We get a substantial video overview of the electrical system on top of a lineup with autopilot in windy conditions to demonstrate the progress on the flight model. Another video showcases the “bounce” that the real Airbus A320 does when you deploy flaps from 1 to 2 in flight. The fourth video and a few images showcase work made on the EFB.
You can read the whole in-depth update on the developer’s website.
If all this isn’t enough, we also get new announcements:
Aeroplane Heaven announced an upcoming Grumman F3F-2 “Flying Barrel” which will release by Christmas.
“We first modeled this incredible aeroplane back in 2001, for FS2002. It quickly became our number one seller and remained that way through to the last re-incarnation for P3D.
Now, we have completely re-mastered the models with new detail such as metal-“puffing”, new Wright Cyclone engine and literally hundreds of new details and inclusions. The cockpit is highly detailed and functions like the real aircraft including the complex landing gear lock system.
Included in the package is the special F3F-2-based “GULFHAWK” racer and display aircraft built for Al WIlliams and now on display in the National Air &Space Museum in America.
The F3F-2 will come with 6 authentic US Navy and Marines liveries depicting famous fighter squadrons. The F3F-2 was in front-line service right up to Pearl Harbour and continued as a trainer through the war years. Being a carrier-borne aircraft, it carries a hook for landing on carriers when they arrive in the new sim.
The package will also include a digitally -mastered WWise soundtrack for that BIG Wright Cyclone music.”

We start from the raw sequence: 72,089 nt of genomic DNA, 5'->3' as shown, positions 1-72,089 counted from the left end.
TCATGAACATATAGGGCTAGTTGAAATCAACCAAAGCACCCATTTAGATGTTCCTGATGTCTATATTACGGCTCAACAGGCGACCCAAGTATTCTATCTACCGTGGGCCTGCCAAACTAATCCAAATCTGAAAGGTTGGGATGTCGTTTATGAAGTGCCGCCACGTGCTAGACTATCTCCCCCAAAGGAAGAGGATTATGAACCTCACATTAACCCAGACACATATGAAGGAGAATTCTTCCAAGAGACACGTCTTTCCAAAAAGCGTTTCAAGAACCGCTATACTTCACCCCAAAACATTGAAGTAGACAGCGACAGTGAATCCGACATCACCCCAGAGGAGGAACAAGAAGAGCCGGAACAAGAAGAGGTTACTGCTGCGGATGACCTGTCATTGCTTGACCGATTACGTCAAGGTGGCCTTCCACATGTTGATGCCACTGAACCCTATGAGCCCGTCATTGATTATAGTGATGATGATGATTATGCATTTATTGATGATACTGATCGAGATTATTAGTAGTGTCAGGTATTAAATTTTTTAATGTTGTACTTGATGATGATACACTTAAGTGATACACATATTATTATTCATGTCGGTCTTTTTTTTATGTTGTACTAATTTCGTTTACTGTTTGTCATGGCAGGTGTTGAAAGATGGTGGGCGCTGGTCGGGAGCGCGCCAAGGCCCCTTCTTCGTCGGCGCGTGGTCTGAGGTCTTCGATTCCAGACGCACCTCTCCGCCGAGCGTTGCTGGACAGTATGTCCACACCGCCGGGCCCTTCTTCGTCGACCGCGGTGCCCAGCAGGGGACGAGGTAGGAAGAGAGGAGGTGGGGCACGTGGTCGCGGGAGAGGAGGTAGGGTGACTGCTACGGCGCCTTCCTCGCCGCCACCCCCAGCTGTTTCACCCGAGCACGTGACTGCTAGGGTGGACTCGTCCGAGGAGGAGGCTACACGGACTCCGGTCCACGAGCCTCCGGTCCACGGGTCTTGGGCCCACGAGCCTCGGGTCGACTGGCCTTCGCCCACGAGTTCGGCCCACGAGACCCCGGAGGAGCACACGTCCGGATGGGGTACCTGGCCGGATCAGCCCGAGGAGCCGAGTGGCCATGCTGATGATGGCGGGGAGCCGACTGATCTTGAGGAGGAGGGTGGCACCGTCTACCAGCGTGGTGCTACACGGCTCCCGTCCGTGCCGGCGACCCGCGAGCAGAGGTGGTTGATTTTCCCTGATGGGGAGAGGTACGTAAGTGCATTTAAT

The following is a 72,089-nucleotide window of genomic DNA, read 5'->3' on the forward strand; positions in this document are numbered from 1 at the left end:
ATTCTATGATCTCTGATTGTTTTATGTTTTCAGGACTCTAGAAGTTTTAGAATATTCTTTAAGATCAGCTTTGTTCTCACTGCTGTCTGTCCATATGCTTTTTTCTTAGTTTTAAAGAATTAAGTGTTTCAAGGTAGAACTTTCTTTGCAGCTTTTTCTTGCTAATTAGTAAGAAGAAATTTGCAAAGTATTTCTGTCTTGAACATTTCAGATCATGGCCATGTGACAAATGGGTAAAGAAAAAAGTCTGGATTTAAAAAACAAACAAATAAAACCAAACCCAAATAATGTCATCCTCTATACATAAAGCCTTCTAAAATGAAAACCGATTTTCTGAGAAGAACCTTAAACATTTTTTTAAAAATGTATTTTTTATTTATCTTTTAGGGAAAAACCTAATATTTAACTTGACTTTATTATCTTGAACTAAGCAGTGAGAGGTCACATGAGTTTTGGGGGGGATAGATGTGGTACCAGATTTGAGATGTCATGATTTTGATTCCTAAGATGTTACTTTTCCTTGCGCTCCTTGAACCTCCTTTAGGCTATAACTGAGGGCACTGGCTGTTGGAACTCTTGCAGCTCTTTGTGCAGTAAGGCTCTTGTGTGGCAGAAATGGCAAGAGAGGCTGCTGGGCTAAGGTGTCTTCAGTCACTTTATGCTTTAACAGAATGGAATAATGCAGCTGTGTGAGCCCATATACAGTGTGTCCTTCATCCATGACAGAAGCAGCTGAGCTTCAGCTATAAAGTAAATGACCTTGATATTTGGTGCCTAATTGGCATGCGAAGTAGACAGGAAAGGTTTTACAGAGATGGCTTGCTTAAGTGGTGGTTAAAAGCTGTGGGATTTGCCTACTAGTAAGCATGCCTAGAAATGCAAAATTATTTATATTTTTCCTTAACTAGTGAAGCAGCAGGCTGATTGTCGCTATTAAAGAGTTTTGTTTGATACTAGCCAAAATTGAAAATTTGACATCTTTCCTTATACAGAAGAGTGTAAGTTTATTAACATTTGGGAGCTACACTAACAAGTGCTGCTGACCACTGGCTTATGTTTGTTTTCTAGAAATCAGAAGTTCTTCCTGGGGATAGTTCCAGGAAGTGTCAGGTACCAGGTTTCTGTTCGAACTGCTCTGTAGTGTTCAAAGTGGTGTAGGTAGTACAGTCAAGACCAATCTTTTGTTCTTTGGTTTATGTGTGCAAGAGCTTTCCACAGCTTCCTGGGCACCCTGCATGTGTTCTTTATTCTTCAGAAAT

Last, but not least, UK2000 Scenery revealed Cardiff Airport (EGFF) in the UK. Below you can see a single screenshot.
Recently, we published our latest interview with head of Microsoft Flight Simulator Jorg Neumann and we heard more about Microsoft’s plans for the next few months, including World Update Australia.
If you’d like to read more about Microsoft Flight Simulator add-ons, you can enjoy our recent reviews of Auckland International Airport, Skiathos Airport, Athens International Airport, Bergamo Orio al Serio Airport, Amami Airport, Bristol Airport, Marrakech Menara Airport, Great Britain Central, Tehran Imam Khomeini Airport, Moscow Sheremetyevo Airport, Shanghai Pudong Airport, Kraków Airport, Fukuoka City & Airport, Fort Lauderdale Airport, Chongqing City & Airport, Manila Airport, Santiago Airport, the Frankfurt City Pack, Key West Airport, the Okavango Delta, Bali Airport, London Oxford Airport, Berlin Brandenburg Airport, the CRJ 550/700, the PA-28R Arrow III, Kristiansand Airport, Macau City & Airport, Bonaire Flamingo Airport, Milano Linate Airport, the Singapore City Pack, Tokyo Narita Airport, Yao Airport, the F-15 Eagle, the Paris City Pack, Greater Moncton Airport, Tweed New Haven Airport, Santorini Airport, Sydney Airport, Helsinki-Vantaa Airport, Reggio Calabria Airport, Bastia Poretta Airport, Munich Airport, Paris Orly Airport, Newcastle International Airport, Sankt Johann Airfield, Dublin International Airport, and Seoul City Wow. We also have a beta preview of Singapore Changi airport.
If you want to learn more about the game itself, you can read our review that will tell you everything you need to know about Asobo Studio’s game.